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Mass Arrests in Russia during Nationwide Anti-War Mobilizations

Nationwide protests were called in Russia on Saturday against the war and against Putin’s recent announcement to mobilize reservists. Demonstrators were met with mass arrests.

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Russian protester being arrested by Russian police.

Police arrested over 750 people across a dozen Russian cities during Saturday’s nationwide day of protests. These protests were against President Vladimir Putin’s announcement of the mobilization of around 300,000 people to active duty, and against the war in general.

In recent days, spontaneous protests have erupted in many cities and towns where have been allegations of forced recruitment in order to send young people and adults to the front lines, including many of those without education or who have medical conditions.

But on Saturday, a nationwide day of protests was organized for the first time since Putin appeared on national television last Wednesday announcing the partial mobilization of reservists and his raising the specter of using nuclear weapons. The protests, which began in cities such as Novosibirsk, Tomsk, Khabarovsk, and Ivanovo, from Siberia to the center of the country, were followed by marches in Moscow and St. Petersburg, along with other locations across the country, according to the youth and peace movement Vesná (Spring), which has called for the demonstrations. On Wednesday, at least 1,300 people were arrested in 40 cities for protesting against the partial mobilization of reservists.

RUSSIA: National day of marches against the war and the forced mobilization of reservists.

Police are arresting hundreds of demonstrators. Here are images from Novosibirsk.)

In Novosibirsk in Siberia, there were at least 73 arrests, at least 17 in Irkutsk, and 14 in Tomsk,. In Khabarovsk in the Far East, Inna Postnikova was arrested with a banner saying “Fight yourself, give birth yourself” and charged with discrediting the Armed Forces, which is punishable by up to 15 years in prison, then released. In Chita, Siberia, Marina Salomatova, a member of the “Transbaikal Civil Solidarity” movement, was arrested for carrying a piece of paper on which she had written “we are not meat,” in reference to the at least 300,000 men, with little prior training, who are set to be mobilized under Putin’s decree to go fight in Ukraine. The repressive forces also detained Ulan-Ude human rights activist Nadejda Nizovkina, who was interviewing protesters and those on the square in the capital of the republic of Buryatia.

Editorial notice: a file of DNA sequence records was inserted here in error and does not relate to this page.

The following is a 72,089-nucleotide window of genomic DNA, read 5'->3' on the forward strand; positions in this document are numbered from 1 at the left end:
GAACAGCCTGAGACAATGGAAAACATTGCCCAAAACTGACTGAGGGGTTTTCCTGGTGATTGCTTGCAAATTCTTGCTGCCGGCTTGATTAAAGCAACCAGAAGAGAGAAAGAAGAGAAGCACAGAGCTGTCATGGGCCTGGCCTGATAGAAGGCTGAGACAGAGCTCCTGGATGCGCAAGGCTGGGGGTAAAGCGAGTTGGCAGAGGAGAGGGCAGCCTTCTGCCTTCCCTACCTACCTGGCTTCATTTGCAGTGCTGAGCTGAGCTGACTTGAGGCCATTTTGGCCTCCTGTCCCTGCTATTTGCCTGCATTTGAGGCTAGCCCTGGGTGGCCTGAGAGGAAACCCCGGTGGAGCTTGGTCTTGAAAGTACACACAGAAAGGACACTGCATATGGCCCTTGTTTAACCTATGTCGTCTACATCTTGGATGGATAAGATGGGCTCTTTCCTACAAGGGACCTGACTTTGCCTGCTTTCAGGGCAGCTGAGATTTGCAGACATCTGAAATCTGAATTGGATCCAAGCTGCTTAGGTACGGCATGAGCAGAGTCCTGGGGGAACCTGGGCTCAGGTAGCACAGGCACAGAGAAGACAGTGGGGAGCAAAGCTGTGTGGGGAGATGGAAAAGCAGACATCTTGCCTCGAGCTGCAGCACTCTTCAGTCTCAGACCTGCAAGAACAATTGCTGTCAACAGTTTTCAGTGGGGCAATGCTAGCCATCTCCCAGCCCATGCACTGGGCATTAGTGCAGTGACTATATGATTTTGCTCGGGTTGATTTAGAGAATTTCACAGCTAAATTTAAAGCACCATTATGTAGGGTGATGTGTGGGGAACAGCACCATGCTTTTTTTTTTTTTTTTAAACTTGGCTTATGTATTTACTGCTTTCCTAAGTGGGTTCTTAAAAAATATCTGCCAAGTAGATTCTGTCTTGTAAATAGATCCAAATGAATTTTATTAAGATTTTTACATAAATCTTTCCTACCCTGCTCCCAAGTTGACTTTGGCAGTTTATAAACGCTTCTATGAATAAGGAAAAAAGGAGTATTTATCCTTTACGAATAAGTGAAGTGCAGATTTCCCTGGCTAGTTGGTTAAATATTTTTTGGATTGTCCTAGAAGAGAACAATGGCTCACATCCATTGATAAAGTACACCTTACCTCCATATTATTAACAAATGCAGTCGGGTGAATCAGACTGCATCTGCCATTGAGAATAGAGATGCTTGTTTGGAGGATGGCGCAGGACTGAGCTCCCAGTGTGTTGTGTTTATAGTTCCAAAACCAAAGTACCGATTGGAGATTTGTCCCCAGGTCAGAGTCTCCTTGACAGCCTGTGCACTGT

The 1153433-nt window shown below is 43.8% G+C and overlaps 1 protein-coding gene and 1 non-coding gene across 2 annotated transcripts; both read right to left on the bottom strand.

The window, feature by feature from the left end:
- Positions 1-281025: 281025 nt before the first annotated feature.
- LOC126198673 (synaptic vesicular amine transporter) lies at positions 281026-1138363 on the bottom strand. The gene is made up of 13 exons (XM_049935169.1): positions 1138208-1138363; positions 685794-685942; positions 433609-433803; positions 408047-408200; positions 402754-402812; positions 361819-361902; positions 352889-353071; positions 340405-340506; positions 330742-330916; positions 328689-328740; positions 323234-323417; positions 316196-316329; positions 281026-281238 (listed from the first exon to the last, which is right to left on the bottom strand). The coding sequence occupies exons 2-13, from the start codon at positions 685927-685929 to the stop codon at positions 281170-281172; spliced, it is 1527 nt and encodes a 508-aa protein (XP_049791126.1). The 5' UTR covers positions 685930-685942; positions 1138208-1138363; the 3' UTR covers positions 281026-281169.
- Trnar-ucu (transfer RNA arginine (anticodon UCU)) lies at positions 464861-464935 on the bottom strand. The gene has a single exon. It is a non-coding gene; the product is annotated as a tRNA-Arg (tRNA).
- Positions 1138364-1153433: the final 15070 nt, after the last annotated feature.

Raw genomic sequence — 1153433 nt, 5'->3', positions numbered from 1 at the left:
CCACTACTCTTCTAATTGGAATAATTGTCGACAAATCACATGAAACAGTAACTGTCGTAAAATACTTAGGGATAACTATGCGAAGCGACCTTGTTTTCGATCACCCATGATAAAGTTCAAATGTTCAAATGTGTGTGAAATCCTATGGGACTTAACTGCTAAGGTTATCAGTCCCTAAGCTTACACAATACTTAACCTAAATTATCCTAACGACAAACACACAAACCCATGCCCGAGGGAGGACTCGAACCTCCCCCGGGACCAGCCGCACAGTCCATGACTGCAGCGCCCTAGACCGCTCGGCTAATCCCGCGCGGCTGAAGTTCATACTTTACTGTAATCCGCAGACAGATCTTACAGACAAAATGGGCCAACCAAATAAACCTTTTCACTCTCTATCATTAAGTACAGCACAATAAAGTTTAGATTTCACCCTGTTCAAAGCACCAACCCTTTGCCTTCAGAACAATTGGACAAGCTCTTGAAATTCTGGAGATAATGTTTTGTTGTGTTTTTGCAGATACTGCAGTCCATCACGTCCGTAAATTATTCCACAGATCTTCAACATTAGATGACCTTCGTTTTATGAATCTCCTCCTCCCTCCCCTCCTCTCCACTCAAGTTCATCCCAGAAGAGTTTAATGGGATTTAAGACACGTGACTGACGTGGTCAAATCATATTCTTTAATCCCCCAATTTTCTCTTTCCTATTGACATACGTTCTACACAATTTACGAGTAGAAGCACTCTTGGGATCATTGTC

A Turnaround after the Ukrainian Counteroffensive

Putin’s official statement last Wednesday was his first since Ukrainian forces launched a successful counteroffensive in several occupied cities. The Zelenskyy government’s propaganda images showed a disbanded retreat and abandoned Russian tanks and vehicles. Regardless of whether this information is true or not, the fact is that the critical ultranationalist voices within Russia soon followed. Although demands from several sectors had been multiplying, such as a bolder incursion from Putin and the dismissal of the military commanders who had led to the current disaster, they were heard clearly after the Ukrainian counteroffensive.

The Kremlin-friendly head of state of the Chechen Republic, Ramzan Kadyrov, among others, questioned the recent prisoner exchange between Russian servicemen and members of the Azov Battalion, which contains Ukrainian mercenaries and pro-Nazi Ukrainian servicemen. He was clear in his message to Putin that it was an aberration and that they had not been consulted about it. Let us recall that Putin justified his reactionary invasion on the basis of a supposed “denazification” of Ukraine, a justification supported by the ultranationalist sectors that do not look favorably on the surrender of members of the Azov Battalion. These critiques from the ultranationalist sectors provoked the recent announcement of the partial mobilization of reservists.

This turn by Putin, which in recent days was accompanied by images of forced conscription in order to initiate the mobilization of reservists, as well as multiple expressions of discontent, brings the Russian population closer to a reality that until now felt distant for many people. The announcement of the mobilization of reservists is beginning to hit a large number of Russian families, especially those most impoverished sectors.

This tug of war between the demands of the ultranationalist wing and sectors of the population that are beginning to realize that the war is closer than they thought shape the coming days and weeks. And it won’t be easy for Putin.

First Published in Spanish on September 24 in La Izquierda Diario.

Translation by Molly Rosenzweig

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